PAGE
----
“The doors of the future are wide open,” Mr Chavez shouted from the balcony of the Miraflores presidential palace after the results were announced.

“In 2012 there will be presidential elections, and unless God decides otherwise, unless the people decide otherwise, this soldier is already a candidate.”

Crowds of the president’s supporters filled in the streets, letting off fireworks, waving red flags and honking car horns.

More than 11 million voters out of almost 17 million who were eligible took part in Sunday’s referendum, said the head of the electoral body. International observers said the ballot was free and fair, and opposition leaders were quoted as saying they would not contest the vote.

Term limits are one of my pet peeves. As pissed off as I get about reactionary politicians being re-elected, I have no right to demand that voters have no choice to vote for them, again. Right-wingers only bring up the question when there are popular left-wing or liberal candidates in office.

In fact, the archetype for this was the 2-term limit passed in the United States after World War 2 – passed by conservatives afraid there might be another liberal Democrat candidate in the mold of Franklin Roosevelt. They have the same fears over Barack Obama, nowadays.

Texas prison cellphone smuggling widespread

Cellphone-sniffing dog. Har!

Authorities say they are closing in on at least four groups of convicts and their supporters — both inside prison and out — who are believed to have helped smuggle dozens of cell phones into Texas’ death row…

The cell phone that condemned killer Richard Lee Tabler used to call a state senator probably was not his. It’s believed to have been sneaked into the maximum-security Polunsky Unit near Livingston in East Texas by a convict who probably then “brokered” it to Tabler and other inmates for favors and cash.

Instead of the phone being smuggled by a single corrupt guard, as originally thought, investigators now say it and dozens of others might have been put in the hands of Texas’ worst killers by an intricate network of supporters and their families who used code words, fake names, money transfers, prearranged drop sites and even a secret compartment at the bottom of a garbage can to get the phones inside what is supposed to be the most secure part of Texas’ prison system.

You can stop contraband from coming into prisons if you want to,” said Sen. John Whitmire, the Houston Democrat whom Tabler threatened. “It may be complicated, but they keep it out of county jails and federal prisons and airports. This is not rocket science…”

Smuggled cell phones have been on the rise in prisons across the country, according to news reports. The phones have been used from inside prison to order a murder of a witness in Maryland, to orchestrate a prison riot in Oklahoma and to arrange drug deals and threaten witnesses in several other states.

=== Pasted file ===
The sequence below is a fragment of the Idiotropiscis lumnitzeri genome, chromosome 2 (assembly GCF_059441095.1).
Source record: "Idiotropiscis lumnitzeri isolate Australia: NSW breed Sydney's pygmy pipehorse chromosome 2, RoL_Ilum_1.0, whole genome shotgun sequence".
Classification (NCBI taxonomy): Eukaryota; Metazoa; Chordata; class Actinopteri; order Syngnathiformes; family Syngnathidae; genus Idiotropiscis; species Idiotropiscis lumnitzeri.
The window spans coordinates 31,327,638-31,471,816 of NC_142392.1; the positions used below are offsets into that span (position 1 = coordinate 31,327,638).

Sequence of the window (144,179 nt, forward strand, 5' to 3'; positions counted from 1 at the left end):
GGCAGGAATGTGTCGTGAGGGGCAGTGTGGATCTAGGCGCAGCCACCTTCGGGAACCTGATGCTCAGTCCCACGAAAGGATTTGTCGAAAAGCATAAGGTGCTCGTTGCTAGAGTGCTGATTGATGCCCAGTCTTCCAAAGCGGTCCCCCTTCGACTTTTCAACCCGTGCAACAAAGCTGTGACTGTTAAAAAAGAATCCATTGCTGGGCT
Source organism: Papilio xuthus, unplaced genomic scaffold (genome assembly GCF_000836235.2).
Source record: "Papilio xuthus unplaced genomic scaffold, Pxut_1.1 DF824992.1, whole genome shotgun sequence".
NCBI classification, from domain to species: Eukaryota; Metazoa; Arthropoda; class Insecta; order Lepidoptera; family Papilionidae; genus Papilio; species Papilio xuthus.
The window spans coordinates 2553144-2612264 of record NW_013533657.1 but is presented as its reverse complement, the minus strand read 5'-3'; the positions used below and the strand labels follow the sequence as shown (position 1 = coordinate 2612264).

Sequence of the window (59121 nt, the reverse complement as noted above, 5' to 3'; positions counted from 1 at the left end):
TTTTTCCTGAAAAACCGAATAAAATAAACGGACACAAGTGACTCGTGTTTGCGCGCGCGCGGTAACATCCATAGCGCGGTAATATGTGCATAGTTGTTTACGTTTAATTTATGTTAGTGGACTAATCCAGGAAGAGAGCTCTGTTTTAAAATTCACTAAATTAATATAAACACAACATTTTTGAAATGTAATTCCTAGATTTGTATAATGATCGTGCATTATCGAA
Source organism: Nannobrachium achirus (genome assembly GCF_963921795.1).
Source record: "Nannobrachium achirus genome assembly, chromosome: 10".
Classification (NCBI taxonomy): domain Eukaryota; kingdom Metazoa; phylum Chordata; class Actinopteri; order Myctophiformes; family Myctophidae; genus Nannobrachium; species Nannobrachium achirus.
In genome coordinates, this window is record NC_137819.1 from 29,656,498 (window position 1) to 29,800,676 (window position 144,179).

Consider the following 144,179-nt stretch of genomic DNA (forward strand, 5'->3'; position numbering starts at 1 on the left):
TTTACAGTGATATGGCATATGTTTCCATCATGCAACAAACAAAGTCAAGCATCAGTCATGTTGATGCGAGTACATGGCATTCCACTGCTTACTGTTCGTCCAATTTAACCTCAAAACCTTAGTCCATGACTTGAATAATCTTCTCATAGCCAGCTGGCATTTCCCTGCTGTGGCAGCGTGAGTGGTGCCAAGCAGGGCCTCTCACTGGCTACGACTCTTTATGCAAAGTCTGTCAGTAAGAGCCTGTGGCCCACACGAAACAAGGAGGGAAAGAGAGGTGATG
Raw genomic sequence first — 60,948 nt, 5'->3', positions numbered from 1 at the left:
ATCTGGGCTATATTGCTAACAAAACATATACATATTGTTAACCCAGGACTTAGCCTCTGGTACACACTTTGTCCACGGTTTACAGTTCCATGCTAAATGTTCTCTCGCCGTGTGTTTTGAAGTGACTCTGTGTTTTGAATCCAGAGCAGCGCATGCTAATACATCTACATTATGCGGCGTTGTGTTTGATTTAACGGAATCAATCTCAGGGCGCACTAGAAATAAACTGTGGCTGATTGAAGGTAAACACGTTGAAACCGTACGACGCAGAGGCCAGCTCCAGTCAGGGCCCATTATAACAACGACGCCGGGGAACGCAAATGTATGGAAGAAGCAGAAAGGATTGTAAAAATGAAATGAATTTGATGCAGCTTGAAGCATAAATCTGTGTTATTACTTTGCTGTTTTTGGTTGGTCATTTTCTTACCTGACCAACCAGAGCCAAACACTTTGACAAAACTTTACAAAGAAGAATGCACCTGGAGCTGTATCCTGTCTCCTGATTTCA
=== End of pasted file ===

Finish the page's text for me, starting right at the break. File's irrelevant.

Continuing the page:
Great article with lots of info. Perhaps, now that the country club libertarians no longer have complete control of Congress, a law can be passed permitting prisons to selectively block cellphone communications.

And then there’s the possibility of requiring ID to purchase cellphones and SIM cards? The cellphone manufacturers and all the largest retailers oppose that one as well. Perish the thought a purchase might take an extra minute – for an honest citizen.

Buffalo plane crash reignites deicing debate

Daylife/Reuters Pictures

As the families of the victims prepare to identify the remains of their loved ones, crash investigators and air safety experts also have a difficult task ahead: determining how frozen water could have brought down a brand new plane with high tech deicing equipment…

Former Federal Aviation Administration chief investigator Steven Wallace says propeller planes, even large ones like the one that crashed near Buffalo, are far more susceptible to ice buildup than jets.

“Jetliners, one, they tend to climb up and down through the altitudes faster and icing only occurs in a 10 to 15 degree centigrade span,” Wallace says. “And one difference with a big jet airliner, they typically have heated wings. They bleed air off the engines to heat the wings.”

Turboprops, on the other hand, tend to have inflatable devices called boots mounted on the edges of the wings to knock ice off…

Last October, the NTSB renewed its criticism of the FAA over its snail-paced revisions of its recommended deicing procedures. In a blistering release it accused the FAA of complacency: “The FAA has stated that no unsafe conditions exist that warrant actions beyond those that have already been completed or are in the process of being completed. The Board is concerned that the FAA has reached this conclusion based on a lack of accidents or serious incidents.”

“You do a rash of wing icing accidents,” Robert Benzon said. “We rattle our sword. The industry gets its act together and then as time passes, things start to slip and 10 years down the road you get another rash of this type of accident. It’s a difficult thing to overcome.”

Good article – a great deal of detail and history. Worth reading if you want to have an educated opinion on the topic – and you should. You or your loved one might be on one of these critters some winter.